Maverick Japanese filmmaker Takashi Miike has finally found a genre suited to his love of gross-out humour and ultra-violence… kids’ movies! Following his superhero spoof Zebraman (2004), Miike revived the “yokai” genre of spooky movies drawn from traditional Japanese folk tales and aimed at monster-loving youngsters.
All over Japan, children begin to disappear and terrifying mechanical monsters start attacking people. Gawky young Tadashi Ino (Ryûnosuke Kamiki) is chosen to be the next Kirin Rider, guardian of peace and defender of justice. Spirited away to Goblin Mountain, he joins a wacky band of friendly yokai to recover the mystical goblin sword and stop legendary sorcerer Yasunori Kato (Etsushi Toyokawa) and his chic retro-Sixties styled ghost girl sidekick Agi (Chiaki Kuriyama) from wiping out all humanity.
Yokai movies had their heyday in the Sixties when Daiei studios produced the trilogy of 100 Monsters (1968), Yokai Monsters: Spook Warfare (1968) and Along with Ghosts (1969). Although Sakuya, Slayer of Demons (2000) beat Miike to the punch in reviving this much-loved genre, his big-budget effort has an ace in hole: story input and creature designs by anime/manga legend Shigeru Mizuki. Mizuki is more or less the godfather of the yokai genre having created Spooky Kitaro (1968), the ghost-busting boy hero and star of dozens of anime feature films and TV shows over the past five decades and a pair of live action movies in 2007. Here, Tadashi actually visits the Shigeru Mizuki manga museum to learn all about yokai, while a cowardly ghost is berated for not being as brave as he is “in all those Kitaro comics!” Mizuki himself cameos as a ghostly big giant head and delivers an impassioned anti-war speech. In addition to his yokai stories, the artist is famed for his harrowing tales about the Second World War.
Nobody draws yokai quite like Mizuki and the cast of quality character actors clearly have a ball inhabiting his eccentric creations. Stand-up comedian Sadao Abe is off-the-wall as Kawataro the Kappa (water sprite), Renji Ishibashi essays the sagely red goblin Kubi and the beautiful Mai Takahashi gives an impassioned performance as Kawahime the river princess, who becomes Tadashi’s first love but holds conflicted feelings towards her onetime rescuer, Kato.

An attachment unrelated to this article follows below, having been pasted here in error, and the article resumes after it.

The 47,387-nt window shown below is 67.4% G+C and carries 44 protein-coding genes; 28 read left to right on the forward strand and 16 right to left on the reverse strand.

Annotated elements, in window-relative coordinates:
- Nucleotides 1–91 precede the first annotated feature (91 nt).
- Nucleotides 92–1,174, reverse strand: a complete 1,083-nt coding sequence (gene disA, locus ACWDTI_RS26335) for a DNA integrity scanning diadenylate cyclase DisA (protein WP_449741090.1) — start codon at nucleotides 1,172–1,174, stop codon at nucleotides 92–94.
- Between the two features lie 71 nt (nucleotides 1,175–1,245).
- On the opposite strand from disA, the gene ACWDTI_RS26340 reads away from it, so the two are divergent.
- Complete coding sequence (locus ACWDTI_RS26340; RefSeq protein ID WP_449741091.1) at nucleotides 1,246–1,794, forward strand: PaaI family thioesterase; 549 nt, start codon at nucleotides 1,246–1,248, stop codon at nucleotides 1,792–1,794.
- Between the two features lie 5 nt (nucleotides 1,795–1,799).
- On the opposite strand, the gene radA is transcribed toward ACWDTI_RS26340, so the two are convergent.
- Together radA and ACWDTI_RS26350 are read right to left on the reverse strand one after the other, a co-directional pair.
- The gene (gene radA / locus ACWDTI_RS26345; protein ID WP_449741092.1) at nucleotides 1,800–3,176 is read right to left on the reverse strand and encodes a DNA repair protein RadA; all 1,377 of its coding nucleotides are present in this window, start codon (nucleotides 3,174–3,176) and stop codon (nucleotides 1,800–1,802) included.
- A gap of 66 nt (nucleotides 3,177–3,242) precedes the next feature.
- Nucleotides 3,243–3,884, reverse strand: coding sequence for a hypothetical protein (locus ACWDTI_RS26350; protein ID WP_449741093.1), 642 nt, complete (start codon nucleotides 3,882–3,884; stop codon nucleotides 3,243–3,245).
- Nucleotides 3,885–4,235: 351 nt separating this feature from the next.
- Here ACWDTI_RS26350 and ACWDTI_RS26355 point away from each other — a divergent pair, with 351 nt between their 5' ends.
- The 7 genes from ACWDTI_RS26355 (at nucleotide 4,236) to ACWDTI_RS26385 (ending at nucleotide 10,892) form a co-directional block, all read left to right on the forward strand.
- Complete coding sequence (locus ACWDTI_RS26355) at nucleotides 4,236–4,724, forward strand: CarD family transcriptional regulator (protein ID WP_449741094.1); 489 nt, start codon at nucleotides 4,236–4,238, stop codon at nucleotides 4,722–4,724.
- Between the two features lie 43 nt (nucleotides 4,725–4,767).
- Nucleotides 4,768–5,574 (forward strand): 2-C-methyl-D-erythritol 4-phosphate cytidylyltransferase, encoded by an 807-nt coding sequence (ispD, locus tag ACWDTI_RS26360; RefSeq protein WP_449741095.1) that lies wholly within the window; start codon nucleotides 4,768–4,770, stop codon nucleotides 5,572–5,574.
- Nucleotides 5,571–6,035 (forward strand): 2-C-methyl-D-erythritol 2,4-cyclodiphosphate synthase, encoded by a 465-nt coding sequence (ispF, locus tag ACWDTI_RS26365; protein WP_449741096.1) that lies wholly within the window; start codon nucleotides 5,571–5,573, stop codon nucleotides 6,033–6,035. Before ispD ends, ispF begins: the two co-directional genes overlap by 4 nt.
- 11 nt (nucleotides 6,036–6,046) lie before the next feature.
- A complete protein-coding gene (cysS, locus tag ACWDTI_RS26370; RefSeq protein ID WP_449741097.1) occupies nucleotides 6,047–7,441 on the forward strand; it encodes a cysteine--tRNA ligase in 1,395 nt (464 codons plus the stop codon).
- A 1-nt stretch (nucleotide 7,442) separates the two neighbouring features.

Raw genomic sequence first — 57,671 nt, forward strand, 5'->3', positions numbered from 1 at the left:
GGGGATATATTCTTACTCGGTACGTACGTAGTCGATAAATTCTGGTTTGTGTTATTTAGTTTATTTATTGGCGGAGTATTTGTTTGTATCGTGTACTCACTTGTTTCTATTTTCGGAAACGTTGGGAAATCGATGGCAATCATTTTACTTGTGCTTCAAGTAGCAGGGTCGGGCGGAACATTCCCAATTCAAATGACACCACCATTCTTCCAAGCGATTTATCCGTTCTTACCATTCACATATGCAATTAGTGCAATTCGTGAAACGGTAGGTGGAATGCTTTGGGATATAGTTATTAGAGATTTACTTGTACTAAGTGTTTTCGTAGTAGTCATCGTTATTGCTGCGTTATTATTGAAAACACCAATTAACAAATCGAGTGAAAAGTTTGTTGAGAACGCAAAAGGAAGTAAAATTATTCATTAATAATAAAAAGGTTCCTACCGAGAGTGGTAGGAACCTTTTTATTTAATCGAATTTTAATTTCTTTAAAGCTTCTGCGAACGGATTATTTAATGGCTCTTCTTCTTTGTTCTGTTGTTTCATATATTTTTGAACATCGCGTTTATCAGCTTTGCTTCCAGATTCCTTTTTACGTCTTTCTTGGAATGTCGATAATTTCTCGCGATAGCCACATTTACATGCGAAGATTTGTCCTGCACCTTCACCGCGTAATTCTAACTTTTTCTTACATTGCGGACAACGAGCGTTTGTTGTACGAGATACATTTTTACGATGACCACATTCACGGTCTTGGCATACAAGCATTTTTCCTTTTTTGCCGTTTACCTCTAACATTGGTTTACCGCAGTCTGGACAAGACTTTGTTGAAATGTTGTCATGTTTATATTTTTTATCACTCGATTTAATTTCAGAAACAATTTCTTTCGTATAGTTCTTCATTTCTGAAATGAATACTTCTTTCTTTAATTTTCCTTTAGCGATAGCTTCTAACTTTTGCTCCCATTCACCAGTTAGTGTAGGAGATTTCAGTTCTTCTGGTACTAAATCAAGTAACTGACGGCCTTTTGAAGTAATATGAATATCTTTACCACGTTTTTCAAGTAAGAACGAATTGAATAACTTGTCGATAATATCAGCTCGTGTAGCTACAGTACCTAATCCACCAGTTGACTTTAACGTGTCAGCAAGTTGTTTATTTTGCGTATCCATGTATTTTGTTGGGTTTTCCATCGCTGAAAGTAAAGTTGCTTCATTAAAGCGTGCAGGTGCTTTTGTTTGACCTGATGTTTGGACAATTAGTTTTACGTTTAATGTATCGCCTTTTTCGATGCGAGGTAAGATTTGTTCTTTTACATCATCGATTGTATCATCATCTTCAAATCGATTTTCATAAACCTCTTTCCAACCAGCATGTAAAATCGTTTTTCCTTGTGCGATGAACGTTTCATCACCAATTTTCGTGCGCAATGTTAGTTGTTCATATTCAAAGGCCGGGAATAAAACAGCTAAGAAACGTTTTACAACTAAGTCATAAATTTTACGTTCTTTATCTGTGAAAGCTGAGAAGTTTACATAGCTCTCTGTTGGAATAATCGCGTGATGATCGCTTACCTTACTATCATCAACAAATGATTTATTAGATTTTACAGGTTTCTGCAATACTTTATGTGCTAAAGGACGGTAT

Miike stays true to his anarchic sensibilities by including mischievous jokes about beer enabling people to see invisible yokai, a scene where a frantic cop shoots the civilian he’s trying to save, and costuming gorgeous Kill Bill (2003) and Battle Royale (2000) starlet Chiaki Kuriyama (who besides sex-appeal delivers a memorably sardonic performance) in a towering white beehive and backless micro miniskirt (God bless you, Takashi!). But the film is far subtler and contemplative than you might expect. Two themes are intertwined: Tadashi’s rite of passage towards adulthood and Kato’s resentment towards humanity for cruelly casting aside all the “useful things” from Japan’s past. “Those who discard their past have no future”, says Kawahime. According to Shinto beliefs, everything including inanimate objects has a spirit. The film argues even the most useless seeming things, including traditional yokai like the Umbrella Ghost, the Wall Spirit and the Azuki Bean Washer (Takashi Okamura) - literally, a guy who sits washing beans all day - can be useful.
Ryûnosuke Kamiki makes an endearingly vulnerable lead and proves quite a skilled comedian but curiously, Miike is less enamoured with his child hero than he is with ruthless villain Yasunori Kato. Every heroic effort by Tadashi falters before Kato’s nonchalant cool and he ultimately has very little to do with the final outcome which features a gag reference to an old nursery rhyme about eating your Azuki beans. A cynical coda shows Tadashi grow up to be a stressed-out salaryman, no longer able to see the friendly yokai who call to him. The silly “evil lives on” coda spoils the message unless Miike is planning a sequel that extols the virtues of middle age.
In spite of these few flaws, The Great Yokai War is often marvellously evocative: creepy sexy and cool. How many children’s movies can say that? The special effects are outstanding and, typical of Japanese cinema, ingeniously mix latex costumes with puppetry and surreal computer graphics. Miike throws out witty, turbo-charged set-pieces including a haunted school-bus ride through Goblin Mountain where the yokai test Tadashi’s mettle by scaring the bejeezus out of him; a Raiders of the Lost Ark (1981) riff with everyone outrunning a rolling boulder; the ghost gang riding on the wing of a jumbo jet (Miike adds the sarcastic caption: “Don’t try this at home, kids!”); the enormous smog-belching robot that turns Tokyo into an apocalyptic nightmare (wherein a drunken tramp looks at the sky and says: “Relax, it’s just Gamera”); and an amazing climax where literally thousands of outlandish, party-loving yokai turn the city into one giant mosh pit.
Japan’s most controversial director, notorious for his dauntingly prolific output and willingness to push the boundaries of taste. Miike started working as an assistant director in the late 80s, before moving into making straight-to-video thrillers in 1991. He made his feature debut in 1995 with the violent cop thriller Shinjuku Triad Society, and since then has averaged around seven films year.